Professor Andrew Horne, of the University of Edinburgh, started studying and specialising in endometriosis in about 2010 and has witnessed the growth of online communities talking about the condition. “When I started, endometriosis wasn’t being discussed on social media, it wasn’t on television, it wasn’t discussed at a political level,” he said. “There certainly weren’t specific funding calls for endometriosis, you really had to fight to get a research project. I’m not saying it’s still not difficult, and we’ve still got a long way to go, but there’s definitely been a change for the better, which is great.

“I think social media has had a huge impact because one of the problems has been a lack of awareness amongst the public as well as amongst doctors, so the more it’s talked about the better.”

He believes that one of the reasons why it hasn’t been talked about before is “because it’s a women’s condition which sometimes people don’t like talking about”, as well as the fact that it is “a pain condition which is often a hidden condition so people try as best they can to get on with their lives, so others aren’t aware they’re suffering”.

Awareness is increasing — in a poll this year 31 per cent of men and 75 per cent of women correctly identified endometriosis as a gynaecological condition when presented with a list of options, up from 25 per cent and 66 per cent last year. Cox, whose charity commissioned the poll, said that “taboos and embarrassment about talking about endometriosis and its symptoms have historically hampered awareness, and hampered those with the disease being understood, believed and accessing care.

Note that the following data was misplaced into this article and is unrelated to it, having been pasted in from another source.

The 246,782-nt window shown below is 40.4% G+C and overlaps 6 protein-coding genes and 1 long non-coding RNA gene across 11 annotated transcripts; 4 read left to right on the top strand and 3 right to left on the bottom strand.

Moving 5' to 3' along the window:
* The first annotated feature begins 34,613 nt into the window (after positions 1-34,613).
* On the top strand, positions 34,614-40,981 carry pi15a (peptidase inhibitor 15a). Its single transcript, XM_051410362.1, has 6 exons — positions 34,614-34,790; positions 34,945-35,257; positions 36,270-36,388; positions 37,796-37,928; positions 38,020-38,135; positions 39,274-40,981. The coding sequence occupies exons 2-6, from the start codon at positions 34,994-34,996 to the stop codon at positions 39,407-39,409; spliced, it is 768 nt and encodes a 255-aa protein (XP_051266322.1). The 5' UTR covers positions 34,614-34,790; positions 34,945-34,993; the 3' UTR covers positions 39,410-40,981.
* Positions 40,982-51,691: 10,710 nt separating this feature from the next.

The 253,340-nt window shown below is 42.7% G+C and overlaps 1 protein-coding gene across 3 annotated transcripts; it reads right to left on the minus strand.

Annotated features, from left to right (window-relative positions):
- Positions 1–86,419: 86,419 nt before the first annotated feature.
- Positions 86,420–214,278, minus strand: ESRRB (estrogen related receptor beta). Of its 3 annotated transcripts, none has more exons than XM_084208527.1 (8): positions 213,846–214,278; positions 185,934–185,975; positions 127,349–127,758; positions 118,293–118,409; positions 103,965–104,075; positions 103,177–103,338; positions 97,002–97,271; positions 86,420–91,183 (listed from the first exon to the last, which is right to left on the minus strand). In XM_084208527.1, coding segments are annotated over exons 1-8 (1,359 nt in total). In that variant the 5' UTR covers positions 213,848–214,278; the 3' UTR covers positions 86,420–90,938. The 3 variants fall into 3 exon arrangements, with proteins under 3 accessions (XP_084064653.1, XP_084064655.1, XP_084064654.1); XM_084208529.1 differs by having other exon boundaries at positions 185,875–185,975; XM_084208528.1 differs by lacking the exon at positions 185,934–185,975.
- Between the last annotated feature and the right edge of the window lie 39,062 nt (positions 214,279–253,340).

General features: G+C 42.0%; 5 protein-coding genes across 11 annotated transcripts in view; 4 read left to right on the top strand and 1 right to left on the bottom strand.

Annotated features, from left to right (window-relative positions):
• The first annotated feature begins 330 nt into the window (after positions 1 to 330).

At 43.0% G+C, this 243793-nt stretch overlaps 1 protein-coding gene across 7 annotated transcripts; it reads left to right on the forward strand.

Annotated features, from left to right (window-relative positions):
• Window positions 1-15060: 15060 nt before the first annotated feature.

“The menstrual cycle and periods, bowel problems, painful sex, potential infertility — all are potential symptoms of endometriosis but are seen by many as embarrassing, taboo and not to be talked about. But we should be able to talk about these as we would with any other medical condition. These multiple overlapping taboos have held back progressing endometriosis care, support and awareness.”

The causes of endometriosis are unknown. There are several theories — including links to genetics, the immune system and even toxins in the environment — but none that all experts can agree on. There is also no known cure. Women are offered pain management and hormonal contraception but these merely manage the symptoms rather than deal with the underlying cause. A surgical laparoscopy can be offered as a solution to remove lesions, but these often return.

Even though 95 per cent of women with endometriosis say the symptoms have a negative impact on their wellbeing, endometriosis is still not receiving as much funding as other conditions. The National Institute for Health and Care research, the largest funder of health research in the UK, has a budget of £1 billion. At present there are four active projects that have been granted funding. In comparison, there are more than 60 active projects focusing on diabetes, which affects 4.9 million men and women in the UK, and 22 focusing on breast cancer, for which about 55,000 women receive a diagnosis each year.

“We now know there are multiple different subtypes of breast cancer; we know which responds best to which treatment, we know the prognosis of the different subtypes, and that’s where I’d like to see us with endometriosis,” Horne said. “However, to have that understanding needs investment and money and for a long time women’s health hasn’t had much investment in terms of funding, and endometriosis in particular.